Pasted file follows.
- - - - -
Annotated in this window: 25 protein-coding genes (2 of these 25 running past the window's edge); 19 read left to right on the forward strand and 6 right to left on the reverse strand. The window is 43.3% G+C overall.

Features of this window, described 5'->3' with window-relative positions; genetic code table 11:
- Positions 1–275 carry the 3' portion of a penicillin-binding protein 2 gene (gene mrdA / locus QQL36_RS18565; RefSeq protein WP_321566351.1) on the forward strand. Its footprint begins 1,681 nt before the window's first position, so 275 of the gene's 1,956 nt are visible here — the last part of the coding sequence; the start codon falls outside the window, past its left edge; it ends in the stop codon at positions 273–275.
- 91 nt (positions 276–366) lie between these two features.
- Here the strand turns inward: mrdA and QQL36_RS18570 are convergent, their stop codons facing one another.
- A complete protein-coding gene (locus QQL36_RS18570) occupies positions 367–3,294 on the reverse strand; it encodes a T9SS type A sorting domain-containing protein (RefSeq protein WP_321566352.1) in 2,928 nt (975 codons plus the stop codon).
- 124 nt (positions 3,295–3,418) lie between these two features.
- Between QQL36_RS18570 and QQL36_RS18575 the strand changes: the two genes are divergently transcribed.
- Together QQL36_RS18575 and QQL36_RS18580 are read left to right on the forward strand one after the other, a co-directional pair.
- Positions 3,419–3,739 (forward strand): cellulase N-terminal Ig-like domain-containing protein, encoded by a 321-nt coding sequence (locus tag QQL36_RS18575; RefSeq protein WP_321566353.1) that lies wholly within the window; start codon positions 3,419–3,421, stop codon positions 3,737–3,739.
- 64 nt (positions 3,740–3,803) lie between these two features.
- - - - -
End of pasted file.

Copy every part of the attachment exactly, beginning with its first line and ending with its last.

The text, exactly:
Annotated in this window: 25 protein-coding genes (2 of these 25 running past the window's edge); 19 read left to right on the forward strand and 6 right to left on the reverse strand. The window is 43.3% G+C overall.

Features of this window, described 5'->3' with window-relative positions; genetic code table 11:
- Positions 1–275 carry the 3' portion of a penicillin-binding protein 2 gene (gene mrdA / locus QQL36_RS18565; RefSeq protein WP_321566351.1) on the forward strand. Its footprint begins 1,681 nt before the window's first position, so 275 of the gene's 1,956 nt are visible here — the last part of the coding sequence; the start codon falls outside the window, past its left edge; it ends in the stop codon at positions 273–275.
- 91 nt (positions 276–366) lie between these two features.
- Here the strand turns inward: mrdA and QQL36_RS18570 are convergent, their stop codons facing one another.
- A complete protein-coding gene (locus QQL36_RS18570) occupies positions 367–3,294 on the reverse strand; it encodes a T9SS type A sorting domain-containing protein (RefSeq protein WP_321566352.1) in 2,928 nt (975 codons plus the stop codon).
- 124 nt (positions 3,295–3,418) lie between these two features.
- Between QQL36_RS18570 and QQL36_RS18575 the strand changes: the two genes are divergently transcribed.
- Together QQL36_RS18575 and QQL36_RS18580 are read left to right on the forward strand one after the other, a co-directional pair.
- Positions 3,419–3,739 (forward strand): cellulase N-terminal Ig-like domain-containing protein, encoded by a 321-nt coding sequence (locus tag QQL36_RS18575; RefSeq protein WP_321566353.1) that lies wholly within the window; start codon positions 3,419–3,421, stop codon positions 3,737–3,739.
- 64 nt (positions 3,740–3,803) lie between these two features.